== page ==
Richard J. Grossi, chairman and CEO of United Illuminating Co., has been elected chairman of the North American Reliability Council. Grossi will serve a two-year term.
Thomas L. Fisher,...
The debate over restructuring the electric industry has encompassed a revisiting of the traditional rate-of-return (ROR) pricing model. Parties of widely divergent interests increasingly advocate alternatives. Under the label "performance-based regulation," these new pricing models share the objective of strengthening incentives for electric utilities incentives to pursue some specified "socially desirable" outcome. Conservationists, for example, argue that ROR regulation provides utilities with a disincentive to promote energy efficiency on the demand side of the meter.1 Economists also consider ROR regulation an inferior mechanism for promoting economic efficiency, especially when a utility lacks complete monopoly power.2 Overall, interest groups and independent analysts seem to agree that ROR regulation, at least in its current form, will not survive the transition to a more competitive power industry.
Revenue caps are one alternative that has gained some credibility in the regulatory community.3 The major privately owned electric utilities in California as well as utilities in several other states currently operate under revenue-cap-type plans.4 Advocates argue that revenue caps operate similarly to price caps, but produce greater energy efficiency.5 Price caps, they contend, give utilities an incentive to oversell electricity (em an outcome that runs counter to the objectives of a proconservation, environmentally benign industry.
Increasing pressure to institute revenue caps leaves many state public utility commissions (PUCs) facing a choice between price caps and revenue caps (em a choice between significantly different consequences. Price caps are superior to revenue caps both in accommodating competition and in advancing generally accepted regulatory objectives.6 Further, revenue caps exhibit shortcomings that can seriously undermine the primary objectives of public utility
regulation. As the electric industry moves toward competition, revenue caps are not only ill-advised, but unlikely to survive.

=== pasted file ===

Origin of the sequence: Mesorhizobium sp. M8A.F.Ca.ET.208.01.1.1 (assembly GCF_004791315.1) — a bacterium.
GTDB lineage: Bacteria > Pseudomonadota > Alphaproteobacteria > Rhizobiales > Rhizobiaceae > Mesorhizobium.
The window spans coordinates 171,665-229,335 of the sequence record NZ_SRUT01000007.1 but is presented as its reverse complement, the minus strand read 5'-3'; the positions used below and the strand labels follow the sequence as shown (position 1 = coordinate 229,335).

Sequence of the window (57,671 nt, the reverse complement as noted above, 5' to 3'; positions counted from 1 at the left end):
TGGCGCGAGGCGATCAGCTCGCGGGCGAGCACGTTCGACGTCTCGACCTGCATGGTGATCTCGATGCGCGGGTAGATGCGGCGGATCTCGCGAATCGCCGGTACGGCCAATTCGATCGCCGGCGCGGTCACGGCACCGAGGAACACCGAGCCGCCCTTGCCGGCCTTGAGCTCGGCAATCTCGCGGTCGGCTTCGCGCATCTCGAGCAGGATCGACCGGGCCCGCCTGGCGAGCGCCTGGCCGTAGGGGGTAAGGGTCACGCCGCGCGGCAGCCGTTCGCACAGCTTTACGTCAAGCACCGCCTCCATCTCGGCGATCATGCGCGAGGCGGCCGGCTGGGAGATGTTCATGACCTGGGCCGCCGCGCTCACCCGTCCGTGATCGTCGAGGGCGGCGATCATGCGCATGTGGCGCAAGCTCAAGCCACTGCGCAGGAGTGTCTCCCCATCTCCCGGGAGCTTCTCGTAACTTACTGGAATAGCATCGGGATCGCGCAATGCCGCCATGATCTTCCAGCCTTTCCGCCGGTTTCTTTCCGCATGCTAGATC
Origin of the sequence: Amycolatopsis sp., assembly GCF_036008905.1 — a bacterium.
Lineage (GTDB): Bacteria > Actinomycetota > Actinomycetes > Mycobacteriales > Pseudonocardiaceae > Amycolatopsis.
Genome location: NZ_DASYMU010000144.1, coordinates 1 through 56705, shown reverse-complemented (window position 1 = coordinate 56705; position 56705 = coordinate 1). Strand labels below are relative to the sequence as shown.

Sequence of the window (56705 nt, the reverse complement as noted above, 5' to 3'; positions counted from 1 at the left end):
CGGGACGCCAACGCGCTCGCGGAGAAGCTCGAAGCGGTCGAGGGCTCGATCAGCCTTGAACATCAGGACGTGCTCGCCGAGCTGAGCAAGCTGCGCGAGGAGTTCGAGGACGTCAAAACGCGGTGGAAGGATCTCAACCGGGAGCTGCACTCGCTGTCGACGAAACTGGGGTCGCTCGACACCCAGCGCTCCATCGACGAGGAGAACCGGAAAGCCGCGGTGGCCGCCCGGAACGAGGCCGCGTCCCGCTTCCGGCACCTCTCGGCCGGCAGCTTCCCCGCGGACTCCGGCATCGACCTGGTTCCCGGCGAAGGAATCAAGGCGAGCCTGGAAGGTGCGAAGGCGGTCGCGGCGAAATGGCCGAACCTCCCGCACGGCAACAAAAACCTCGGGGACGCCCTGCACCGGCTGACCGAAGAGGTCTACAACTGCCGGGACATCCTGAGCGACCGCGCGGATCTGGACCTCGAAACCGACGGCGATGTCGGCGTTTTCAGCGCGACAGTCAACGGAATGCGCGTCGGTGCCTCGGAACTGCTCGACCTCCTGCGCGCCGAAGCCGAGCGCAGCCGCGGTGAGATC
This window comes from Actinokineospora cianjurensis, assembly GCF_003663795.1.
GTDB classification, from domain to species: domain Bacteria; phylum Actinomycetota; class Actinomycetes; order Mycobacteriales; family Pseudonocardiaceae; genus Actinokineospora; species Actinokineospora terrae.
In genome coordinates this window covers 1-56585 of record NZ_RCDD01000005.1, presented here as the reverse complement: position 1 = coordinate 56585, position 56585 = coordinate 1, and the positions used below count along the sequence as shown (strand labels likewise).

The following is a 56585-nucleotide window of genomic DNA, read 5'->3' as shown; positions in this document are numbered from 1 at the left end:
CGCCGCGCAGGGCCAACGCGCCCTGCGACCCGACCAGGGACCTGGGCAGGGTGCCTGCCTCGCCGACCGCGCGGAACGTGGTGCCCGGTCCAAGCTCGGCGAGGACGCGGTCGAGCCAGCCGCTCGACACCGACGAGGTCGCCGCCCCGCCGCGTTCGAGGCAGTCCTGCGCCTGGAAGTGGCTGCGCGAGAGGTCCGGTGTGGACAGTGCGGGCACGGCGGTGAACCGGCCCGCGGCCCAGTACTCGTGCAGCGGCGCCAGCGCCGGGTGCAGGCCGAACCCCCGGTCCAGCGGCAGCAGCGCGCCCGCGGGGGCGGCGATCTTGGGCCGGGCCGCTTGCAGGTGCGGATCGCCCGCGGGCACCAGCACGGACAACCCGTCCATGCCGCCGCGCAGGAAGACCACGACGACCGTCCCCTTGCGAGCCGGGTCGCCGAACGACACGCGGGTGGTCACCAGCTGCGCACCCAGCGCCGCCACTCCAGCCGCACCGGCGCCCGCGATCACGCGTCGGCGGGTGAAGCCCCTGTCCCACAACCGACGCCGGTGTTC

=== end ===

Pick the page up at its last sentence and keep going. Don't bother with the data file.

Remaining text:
Worse Than the Disease?
Utility regulation was formed to correct economic distortions that arise if a monopolist is constrained only by market forces. Therefore, its primary objective is to prevent the utility from pricing above costs, earning supranormal profits over a sustained period, and engaging in excessive price discrimination. Over time, state PUCs have broadened their responsibilities (em by promoting economic development within their states, for example (em but mostly they have kept to their original mandate to enhance economic efficiency and ensure reliable and safe service.
Revenue caps do not keep utilities in line with long-standing regulatory objectives. To the contrary, revenue caps inflate prices above marginal cost, discourage utility marketing when economical, elicit underconsumption of utility services, reduce incentives to provide high-quality service, and shift the risks associated with bad management decisions to consumers. Perhaps most damaging for the future, revenue caps create utility incentives diametrically opposed to those that motivate firms in competitive markets. As a
ratemaking mechanism for achieving higher energy efficiency in the power industry, revenue caps are not only highly inefficient but socially detrimental.
Figure 1 (see sidebar on page 30) depicts the short-run effects of a hypothetical revenue cap imposed on a competitive industry.7 Although the revenue cap was intended to improve consumer welfare, the outcomes prove quite the opposite. The revenue cap places consumers and society as a whole in a worse position than